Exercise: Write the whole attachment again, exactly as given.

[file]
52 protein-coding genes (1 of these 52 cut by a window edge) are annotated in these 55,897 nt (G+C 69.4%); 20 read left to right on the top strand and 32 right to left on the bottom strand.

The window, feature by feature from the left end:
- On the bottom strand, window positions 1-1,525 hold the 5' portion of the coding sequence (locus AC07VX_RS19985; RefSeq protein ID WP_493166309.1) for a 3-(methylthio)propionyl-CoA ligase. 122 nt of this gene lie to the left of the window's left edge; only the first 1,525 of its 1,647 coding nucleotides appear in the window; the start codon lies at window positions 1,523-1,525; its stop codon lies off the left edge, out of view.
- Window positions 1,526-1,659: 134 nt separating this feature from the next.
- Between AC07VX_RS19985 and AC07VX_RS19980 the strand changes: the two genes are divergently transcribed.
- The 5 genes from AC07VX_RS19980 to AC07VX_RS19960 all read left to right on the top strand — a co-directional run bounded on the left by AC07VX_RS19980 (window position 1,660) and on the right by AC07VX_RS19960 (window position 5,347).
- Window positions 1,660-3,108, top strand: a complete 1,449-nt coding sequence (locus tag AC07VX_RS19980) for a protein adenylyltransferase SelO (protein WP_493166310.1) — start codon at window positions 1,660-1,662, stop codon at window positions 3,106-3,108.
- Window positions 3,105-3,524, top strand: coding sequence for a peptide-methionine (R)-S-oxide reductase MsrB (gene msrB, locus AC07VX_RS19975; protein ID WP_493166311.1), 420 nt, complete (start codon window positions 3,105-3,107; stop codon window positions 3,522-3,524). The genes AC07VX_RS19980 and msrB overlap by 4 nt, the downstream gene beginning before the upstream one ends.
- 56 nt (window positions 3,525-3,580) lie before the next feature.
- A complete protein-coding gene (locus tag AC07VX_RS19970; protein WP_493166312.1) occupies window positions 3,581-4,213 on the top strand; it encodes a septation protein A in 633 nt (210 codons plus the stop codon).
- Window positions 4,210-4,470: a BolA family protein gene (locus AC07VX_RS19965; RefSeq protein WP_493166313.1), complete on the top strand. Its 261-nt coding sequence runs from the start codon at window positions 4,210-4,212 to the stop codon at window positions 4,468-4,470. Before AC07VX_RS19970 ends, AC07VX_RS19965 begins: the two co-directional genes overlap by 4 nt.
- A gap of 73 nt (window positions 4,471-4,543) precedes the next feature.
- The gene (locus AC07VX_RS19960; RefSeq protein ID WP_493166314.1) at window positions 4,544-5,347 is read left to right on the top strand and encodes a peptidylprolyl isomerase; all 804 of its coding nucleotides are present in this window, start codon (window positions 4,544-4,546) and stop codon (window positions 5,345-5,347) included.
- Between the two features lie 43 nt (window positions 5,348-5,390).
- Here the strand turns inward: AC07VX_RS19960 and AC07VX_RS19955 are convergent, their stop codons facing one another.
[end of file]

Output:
52 protein-coding genes (1 of these 52 cut by a window edge) are annotated in these 55,897 nt (G+C 69.4%); 20 read left to right on the top strand and 32 right to left on the bottom strand.

The window, feature by feature from the left end:
- On the bottom strand, window positions 1-1,525 hold the 5' portion of the coding sequence (locus AC07VX_RS19985; RefSeq protein ID WP_493166309.1) for a 3-(methylthio)propionyl-CoA ligase. 122 nt of this gene lie to the left of the window's left edge; only the first 1,525 of its 1,647 coding nucleotides appear in the window; the start codon lies at window positions 1,523-1,525; its stop codon lies off the left edge, out of view.
- Window positions 1,526-1,659: 134 nt separating this feature from the next.
- Between AC07VX_RS19985 and AC07VX_RS19980 the strand changes: the two genes are divergently transcribed.
- The 5 genes from AC07VX_RS19980 to AC07VX_RS19960 all read left to right on the top strand — a co-directional run bounded on the left by AC07VX_RS19980 (window position 1,660) and on the right by AC07VX_RS19960 (window position 5,347).
- Window positions 1,660-3,108, top strand: a complete 1,449-nt coding sequence (locus tag AC07VX_RS19980) for a protein adenylyltransferase SelO (protein WP_493166310.1) — start codon at window positions 1,660-1,662, stop codon at window positions 3,106-3,108.
- Window positions 3,105-3,524, top strand: coding sequence for a peptide-methionine (R)-S-oxide reductase MsrB (gene msrB, locus AC07VX_RS19975; protein ID WP_493166311.1), 420 nt, complete (start codon window positions 3,105-3,107; stop codon window positions 3,522-3,524). The genes AC07VX_RS19980 and msrB overlap by 4 nt, the downstream gene beginning before the upstream one ends.
- 56 nt (window positions 3,525-3,580) lie before the next feature.
- A complete protein-coding gene (locus tag AC07VX_RS19970; protein WP_493166312.1) occupies window positions 3,581-4,213 on the top strand; it encodes a septation protein A in 633 nt (210 codons plus the stop codon).
- Window positions 4,210-4,470: a BolA family protein gene (locus AC07VX_RS19965; RefSeq protein WP_493166313.1), complete on the top strand. Its 261-nt coding sequence runs from the start codon at window positions 4,210-4,212 to the stop codon at window positions 4,468-4,470. Before AC07VX_RS19970 ends, AC07VX_RS19965 begins: the two co-directional genes overlap by 4 nt.
- A gap of 73 nt (window positions 4,471-4,543) precedes the next feature.
- The gene (locus AC07VX_RS19960; RefSeq protein ID WP_493166314.1) at window positions 4,544-5,347 is read left to right on the top strand and encodes a peptidylprolyl isomerase; all 804 of its coding nucleotides are present in this window, start codon (window positions 4,544-4,546) and stop codon (window positions 5,345-5,347) included.
- Between the two features lie 43 nt (window positions 5,348-5,390).
- Here the strand turns inward: AC07VX_RS19960 and AC07VX_RS19955 are convergent, their stop codons facing one another.